Iraq has been hit by nationwide protests that have prompted a heavy-handed response from the government, including over 300 dead and some 15,000 injured at the hands of security forces, widespread curfews and the cutting off of Internet access in Baghdad and other regions.

The White House said in a Sunday statement that Washington was 'seriously concerned' about the situation in the country and urged the Iraqi government to hold early elections and "halt the violence against protesters".

"The United States joins the UN Assistance Mission to Iraq in calling on the Iraqi government to halt the violence against protesters and fulfill President Salih’s promise to pass electoral reform and hold early elections", the statement said.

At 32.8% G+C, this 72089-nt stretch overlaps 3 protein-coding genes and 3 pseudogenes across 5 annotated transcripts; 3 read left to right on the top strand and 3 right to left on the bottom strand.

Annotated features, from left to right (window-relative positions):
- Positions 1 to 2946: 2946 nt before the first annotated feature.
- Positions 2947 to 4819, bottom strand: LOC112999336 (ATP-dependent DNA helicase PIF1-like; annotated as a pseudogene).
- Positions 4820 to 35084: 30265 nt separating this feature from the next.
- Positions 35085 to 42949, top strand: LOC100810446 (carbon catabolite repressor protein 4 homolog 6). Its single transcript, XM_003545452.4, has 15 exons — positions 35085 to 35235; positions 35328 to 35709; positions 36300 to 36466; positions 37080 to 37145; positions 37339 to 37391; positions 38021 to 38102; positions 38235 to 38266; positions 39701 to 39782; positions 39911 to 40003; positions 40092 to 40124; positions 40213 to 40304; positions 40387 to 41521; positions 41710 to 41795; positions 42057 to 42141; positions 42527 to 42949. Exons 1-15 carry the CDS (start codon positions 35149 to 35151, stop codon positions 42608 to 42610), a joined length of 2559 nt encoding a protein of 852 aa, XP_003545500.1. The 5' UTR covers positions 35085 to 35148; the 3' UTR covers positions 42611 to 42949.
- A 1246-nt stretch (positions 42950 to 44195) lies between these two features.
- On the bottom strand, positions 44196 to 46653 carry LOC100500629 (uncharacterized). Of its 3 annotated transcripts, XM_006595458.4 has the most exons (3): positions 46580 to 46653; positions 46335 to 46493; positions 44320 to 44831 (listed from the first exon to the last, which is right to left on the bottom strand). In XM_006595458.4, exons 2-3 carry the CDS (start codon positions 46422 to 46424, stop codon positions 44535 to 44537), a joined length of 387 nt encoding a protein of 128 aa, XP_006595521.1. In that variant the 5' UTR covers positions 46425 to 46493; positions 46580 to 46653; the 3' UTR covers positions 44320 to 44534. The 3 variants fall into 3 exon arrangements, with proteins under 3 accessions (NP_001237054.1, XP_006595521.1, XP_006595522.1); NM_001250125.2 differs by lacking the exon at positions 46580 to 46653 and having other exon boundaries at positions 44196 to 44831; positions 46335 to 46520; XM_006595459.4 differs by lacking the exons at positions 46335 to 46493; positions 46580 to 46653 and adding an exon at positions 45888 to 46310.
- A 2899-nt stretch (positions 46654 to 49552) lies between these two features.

An Iraqi human rights group claimed earlier that at least six people had been killed during a crackdown on demonstrations in the centre of the Iraqi capital of Baghdad on Saturday and that law enforcement forces actively use tear gas and live fire to disperse protests.

Abdul Karim Khalaf, spokesman for the country's Armed Forces, has claimed that the Iraqi military does not use weapons to disperse protesters.

Unrest erupted in Iraq in early October, with people demanding dismissal of the government, as well as deep economic reforms, better living conditions and improved social welfare programs.

Iraqi President Barham Salih announced on 31 October that Prime Minister Adel Abdul Mahdi had agreed to resign.

According to the Office of the United Nations High Commissioner for Human Rights, over 300 people have been killed in the violence since the start of protests.